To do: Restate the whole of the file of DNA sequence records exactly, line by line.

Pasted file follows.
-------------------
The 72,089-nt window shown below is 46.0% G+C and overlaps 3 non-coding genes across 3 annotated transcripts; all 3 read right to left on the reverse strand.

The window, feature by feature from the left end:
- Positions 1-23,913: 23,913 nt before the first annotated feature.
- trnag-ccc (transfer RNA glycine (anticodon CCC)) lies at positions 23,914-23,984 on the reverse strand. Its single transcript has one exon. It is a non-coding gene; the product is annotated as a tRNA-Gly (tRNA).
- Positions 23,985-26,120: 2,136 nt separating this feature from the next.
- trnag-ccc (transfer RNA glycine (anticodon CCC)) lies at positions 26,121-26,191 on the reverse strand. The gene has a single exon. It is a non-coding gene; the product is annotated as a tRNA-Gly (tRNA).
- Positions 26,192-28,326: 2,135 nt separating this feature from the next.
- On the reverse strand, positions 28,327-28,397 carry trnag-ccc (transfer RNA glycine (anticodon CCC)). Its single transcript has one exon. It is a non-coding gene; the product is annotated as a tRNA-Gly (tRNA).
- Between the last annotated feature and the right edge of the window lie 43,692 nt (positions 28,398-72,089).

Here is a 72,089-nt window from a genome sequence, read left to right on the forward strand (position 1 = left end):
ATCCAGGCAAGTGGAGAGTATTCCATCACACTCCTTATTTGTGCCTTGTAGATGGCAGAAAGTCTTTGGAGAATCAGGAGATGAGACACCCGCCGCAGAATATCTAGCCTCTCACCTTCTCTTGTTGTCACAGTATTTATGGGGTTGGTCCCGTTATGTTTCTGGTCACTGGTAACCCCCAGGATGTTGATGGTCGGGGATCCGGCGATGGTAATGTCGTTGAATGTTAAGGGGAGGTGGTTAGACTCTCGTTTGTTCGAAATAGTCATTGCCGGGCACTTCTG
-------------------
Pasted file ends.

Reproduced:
The 72,089-nt window shown below is 46.0% G+C and overlaps 3 non-coding genes across 3 annotated transcripts; all 3 read right to left on the reverse strand.

The window, feature by feature from the left end:
- Positions 1-23,913: 23,913 nt before the first annotated feature.
- trnag-ccc (transfer RNA glycine (anticodon CCC)) lies at positions 23,914-23,984 on the reverse strand. Its single transcript has one exon. It is a non-coding gene; the product is annotated as a tRNA-Gly (tRNA).
- Positions 23,985-26,120: 2,136 nt separating this feature from the next.
- trnag-ccc (transfer RNA glycine (anticodon CCC)) lies at positions 26,121-26,191 on the reverse strand. The gene has a single exon. It is a non-coding gene; the product is annotated as a tRNA-Gly (tRNA).
- Positions 26,192-28,326: 2,135 nt separating this feature from the next.
- On the reverse strand, positions 28,327-28,397 carry trnag-ccc (transfer RNA glycine (anticodon CCC)). Its single transcript has one exon. It is a non-coding gene; the product is annotated as a tRNA-Gly (tRNA).
- Between the last annotated feature and the right edge of the window lie 43,692 nt (positions 28,398-72,089).

Here is a 72,089-nt window from a genome sequence, read left to right on the forward strand (position 1 = left end):
ATCCAGGCAAGTGGAGAGTATTCCATCACACTCCTTATTTGTGCCTTGTAGATGGCAGAAAGTCTTTGGAGAATCAGGAGATGAGACACCCGCCGCAGAATATCTAGCCTCTCACCTTCTCTTGTTGTCACAGTATTTATGGGGTTGGTCCCGTTATGTTTCTGGTCACTGGTAACCCCCAGGATGTTGATGGTCGGGGATCCGGCGATGGTAATGTCGTTGAATGTTAAGGGGAGGTGGTTAGACTCTCGTTTGTTCGAAATAGTCATTGCCGGGCACTTCTG